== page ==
Today was most excellent. It was sunny, clear, and there was very little traffic as we wended our way down Highway 1 to Bodega Bay. It’s only about 64 miles from the trailer park but it took us 3 hours. As you may have surmised, we went slowly, and we made numerous stops to ooh and aah over the scenic beauty of this area. So, Kathie R., and Mike B., I stand officially converted to the wonders of Highway 1, and the joy of being able to experience it. Forgive me for my original comments from Day One of this journey.
On the way to Bodega Bay, as I said, we made a few stops. I’m not going to bore you with all of them, only the two most interesting and incredible.
First, around mile marker 55.24, or thereabouts I caught sight of an interesting structure on the makai side of the road. I’m using the Hawaiian reference, makai, for the mountain side of the road, as opposed to mauka, water side, because of the similarity of this area with the big island. I think it’s mauka. Also, I do not know what the mile marker is 55.24 miles from, but they get smaller as you go south. I don’t know where they start. Maybe Bodega Bay. Whatever.
At this location, as I said, I spied an odd structure to the left side of the highway. Remember, that’s mauka. Before I could bring it to Diane’s attention we were past the entrance, but the next driveway was really wide allowing Diane to whiz across traffic, of which there was none, so we could stop and see what it was. The drive she whizzed in to was a fire station. Thankfully, there wasn’t a need for them to use the driveway right away, but they did within 20 minutes of us turning around.
After turning around, we went back north to see what we could see. At first, I thought the structure was an eccentric house, but there was a parking lot near it making us believe there was more to this than what a casual drive by would reveal. Indeed. Not only was this NOT an eccentric house, it is with out a doubt one of the most incredible things either of us has ever seen. Ever! In our lives! Except for our kids, of course. This structure looked like something out of a fantasy movie that involves elves and magicians. It even looks like a magician’s hat. Amazing. Upon close inspection we learned that it’s a non-denominational chapel for use by anyone, for reflection and prayer, as one wishes. It’s not a large structure, and there are no barriers at all. There isn’t even a lock on the door.
There are no square corners, or straight lines in the structure. It’s actually a work of art that has a door allowing one to enter and appreciate it from all sides. And that we did. Appreciate it. It is absolutely stunning. Let me show you what I mean …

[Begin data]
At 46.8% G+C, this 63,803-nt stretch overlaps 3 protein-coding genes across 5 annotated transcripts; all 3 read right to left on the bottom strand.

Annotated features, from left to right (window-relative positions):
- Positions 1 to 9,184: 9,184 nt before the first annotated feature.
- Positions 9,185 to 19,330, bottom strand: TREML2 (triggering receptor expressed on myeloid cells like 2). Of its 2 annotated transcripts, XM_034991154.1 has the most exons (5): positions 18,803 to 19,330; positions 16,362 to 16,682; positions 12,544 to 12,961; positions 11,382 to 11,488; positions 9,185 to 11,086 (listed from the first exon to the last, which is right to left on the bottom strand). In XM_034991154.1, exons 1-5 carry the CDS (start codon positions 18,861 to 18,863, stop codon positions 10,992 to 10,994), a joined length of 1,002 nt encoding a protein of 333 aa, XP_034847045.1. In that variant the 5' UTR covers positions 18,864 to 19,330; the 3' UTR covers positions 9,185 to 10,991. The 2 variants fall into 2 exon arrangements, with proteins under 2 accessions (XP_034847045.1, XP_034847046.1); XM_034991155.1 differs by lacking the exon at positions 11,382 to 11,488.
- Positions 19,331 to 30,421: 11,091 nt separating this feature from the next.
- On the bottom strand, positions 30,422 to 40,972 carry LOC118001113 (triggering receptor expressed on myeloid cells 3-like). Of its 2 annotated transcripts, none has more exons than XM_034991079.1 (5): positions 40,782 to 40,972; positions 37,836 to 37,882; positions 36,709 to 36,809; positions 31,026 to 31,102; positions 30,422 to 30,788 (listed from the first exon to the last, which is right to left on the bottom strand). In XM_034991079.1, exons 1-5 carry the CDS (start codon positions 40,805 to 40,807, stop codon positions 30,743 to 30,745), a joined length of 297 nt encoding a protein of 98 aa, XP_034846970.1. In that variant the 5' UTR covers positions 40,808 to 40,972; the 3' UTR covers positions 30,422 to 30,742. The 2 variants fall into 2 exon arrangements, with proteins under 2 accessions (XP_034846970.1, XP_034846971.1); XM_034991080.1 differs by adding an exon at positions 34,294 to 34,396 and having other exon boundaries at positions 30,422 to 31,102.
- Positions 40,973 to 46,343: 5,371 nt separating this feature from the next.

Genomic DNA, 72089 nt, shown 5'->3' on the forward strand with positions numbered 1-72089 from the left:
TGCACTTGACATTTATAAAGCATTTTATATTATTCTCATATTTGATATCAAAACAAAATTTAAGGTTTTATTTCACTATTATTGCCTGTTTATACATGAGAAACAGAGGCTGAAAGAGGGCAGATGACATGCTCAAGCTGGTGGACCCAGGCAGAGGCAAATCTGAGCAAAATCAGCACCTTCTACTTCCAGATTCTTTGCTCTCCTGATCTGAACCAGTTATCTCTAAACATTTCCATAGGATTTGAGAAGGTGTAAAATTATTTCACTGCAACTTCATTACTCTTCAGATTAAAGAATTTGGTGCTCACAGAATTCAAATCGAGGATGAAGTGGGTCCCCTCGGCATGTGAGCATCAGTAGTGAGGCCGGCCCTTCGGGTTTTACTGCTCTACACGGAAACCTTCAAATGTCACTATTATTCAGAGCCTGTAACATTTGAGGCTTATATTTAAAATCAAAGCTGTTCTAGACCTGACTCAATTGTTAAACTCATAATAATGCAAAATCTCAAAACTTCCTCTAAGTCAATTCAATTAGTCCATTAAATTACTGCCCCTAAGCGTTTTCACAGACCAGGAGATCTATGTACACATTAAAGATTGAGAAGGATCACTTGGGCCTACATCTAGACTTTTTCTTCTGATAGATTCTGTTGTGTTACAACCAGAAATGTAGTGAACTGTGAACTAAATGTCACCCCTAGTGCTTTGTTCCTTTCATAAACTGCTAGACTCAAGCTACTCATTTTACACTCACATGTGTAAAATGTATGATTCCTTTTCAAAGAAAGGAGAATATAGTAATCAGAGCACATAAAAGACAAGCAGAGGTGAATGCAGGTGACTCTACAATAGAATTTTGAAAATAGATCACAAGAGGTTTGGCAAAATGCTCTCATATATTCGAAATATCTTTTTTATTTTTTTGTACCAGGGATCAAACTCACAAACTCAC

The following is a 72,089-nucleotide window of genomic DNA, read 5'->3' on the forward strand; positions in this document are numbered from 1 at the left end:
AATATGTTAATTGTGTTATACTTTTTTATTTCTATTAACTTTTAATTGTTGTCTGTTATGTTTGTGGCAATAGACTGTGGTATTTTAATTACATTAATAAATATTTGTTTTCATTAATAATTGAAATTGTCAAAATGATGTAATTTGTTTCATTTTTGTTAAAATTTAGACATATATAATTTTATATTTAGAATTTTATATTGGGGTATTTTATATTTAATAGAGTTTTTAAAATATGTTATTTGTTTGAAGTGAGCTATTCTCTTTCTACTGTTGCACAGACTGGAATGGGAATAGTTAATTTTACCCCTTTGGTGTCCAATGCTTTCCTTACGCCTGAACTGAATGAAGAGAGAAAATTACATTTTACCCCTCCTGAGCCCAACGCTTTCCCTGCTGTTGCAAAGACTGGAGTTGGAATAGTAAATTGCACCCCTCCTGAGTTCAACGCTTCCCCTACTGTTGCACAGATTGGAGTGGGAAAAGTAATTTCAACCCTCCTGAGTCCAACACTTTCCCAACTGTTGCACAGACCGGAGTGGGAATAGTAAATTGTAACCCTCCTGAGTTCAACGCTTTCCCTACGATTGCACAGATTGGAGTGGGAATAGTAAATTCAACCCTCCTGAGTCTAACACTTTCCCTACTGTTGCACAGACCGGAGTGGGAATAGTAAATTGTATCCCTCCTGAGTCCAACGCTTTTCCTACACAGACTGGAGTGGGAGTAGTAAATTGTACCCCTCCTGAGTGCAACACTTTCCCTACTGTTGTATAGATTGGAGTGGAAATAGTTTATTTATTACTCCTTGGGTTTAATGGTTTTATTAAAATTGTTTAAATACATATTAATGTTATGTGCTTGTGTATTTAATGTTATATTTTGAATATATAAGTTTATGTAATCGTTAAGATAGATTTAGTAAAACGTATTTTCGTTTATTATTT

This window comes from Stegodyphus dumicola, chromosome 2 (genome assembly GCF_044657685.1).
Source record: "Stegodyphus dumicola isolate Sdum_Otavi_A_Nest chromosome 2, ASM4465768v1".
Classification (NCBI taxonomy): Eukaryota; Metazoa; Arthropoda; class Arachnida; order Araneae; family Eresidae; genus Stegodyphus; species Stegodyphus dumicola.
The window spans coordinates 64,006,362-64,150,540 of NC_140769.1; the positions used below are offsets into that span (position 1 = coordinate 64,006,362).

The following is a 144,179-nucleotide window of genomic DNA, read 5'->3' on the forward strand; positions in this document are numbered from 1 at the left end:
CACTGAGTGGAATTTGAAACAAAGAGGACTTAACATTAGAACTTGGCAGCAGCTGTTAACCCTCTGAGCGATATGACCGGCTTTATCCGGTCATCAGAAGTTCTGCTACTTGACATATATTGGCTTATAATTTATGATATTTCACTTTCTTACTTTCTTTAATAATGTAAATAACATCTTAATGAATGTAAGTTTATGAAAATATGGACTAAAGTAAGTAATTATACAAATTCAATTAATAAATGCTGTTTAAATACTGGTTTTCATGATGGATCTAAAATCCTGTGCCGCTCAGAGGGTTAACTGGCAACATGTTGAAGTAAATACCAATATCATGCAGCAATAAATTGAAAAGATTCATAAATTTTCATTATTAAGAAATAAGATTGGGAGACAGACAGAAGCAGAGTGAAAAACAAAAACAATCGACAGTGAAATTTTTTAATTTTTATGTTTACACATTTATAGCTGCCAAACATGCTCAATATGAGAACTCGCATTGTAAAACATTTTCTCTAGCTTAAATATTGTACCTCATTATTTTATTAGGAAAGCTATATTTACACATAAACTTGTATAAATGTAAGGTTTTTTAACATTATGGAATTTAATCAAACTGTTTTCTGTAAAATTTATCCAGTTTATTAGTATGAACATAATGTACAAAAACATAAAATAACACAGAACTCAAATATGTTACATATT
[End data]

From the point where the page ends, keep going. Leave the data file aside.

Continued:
Then there was this … a bunch of unrestrained, unconcerned cows enjoying the view … how delightful to come around a corner and find these animals lounging between the road and a 300 cliff ending in the ocean. Quite startling …
After those two things, everything else was second rate.
It was a great day. In all, we spent 5 hours traversing 120+ miles, start to stop. Awesome.
Oh ya. We got to Bodega Bay right about lunch time which was perfect. I requested assistance from SIRI who suggested we visit Spud Point Crab Company on the west side of the bay.
So we did. Diane had a crab sandwich and I had a large cardboard thing of regular clam chowder. The other choice of clam chowder, besides regular, was red. For clarification, I asked the young lady cashier if the clams were really red which appeared to fluster her a it, then I figured it out … Manhatten chowder! Duh! Their efforts to simplify things for the natives complicated it for me. There was a sign on the wall reporting that their clam chowder has been deemed the best for the past 8 years. Seemed like a safe bet, right? I admit I’ve had worse, but it’s been a while. This batch had way too many spices and too much garlic. It’s been hours since having it and Diane says she can still smell it, even after eating an egg salad sandwich, a huge brownie, a glass of milk, and a whole bunch of carrots. She went out to the car a little while ago and stated, upon her return, that it smelled like an Italian restaurant inside the trailer. Clam chowder shouldn’t do that, should it?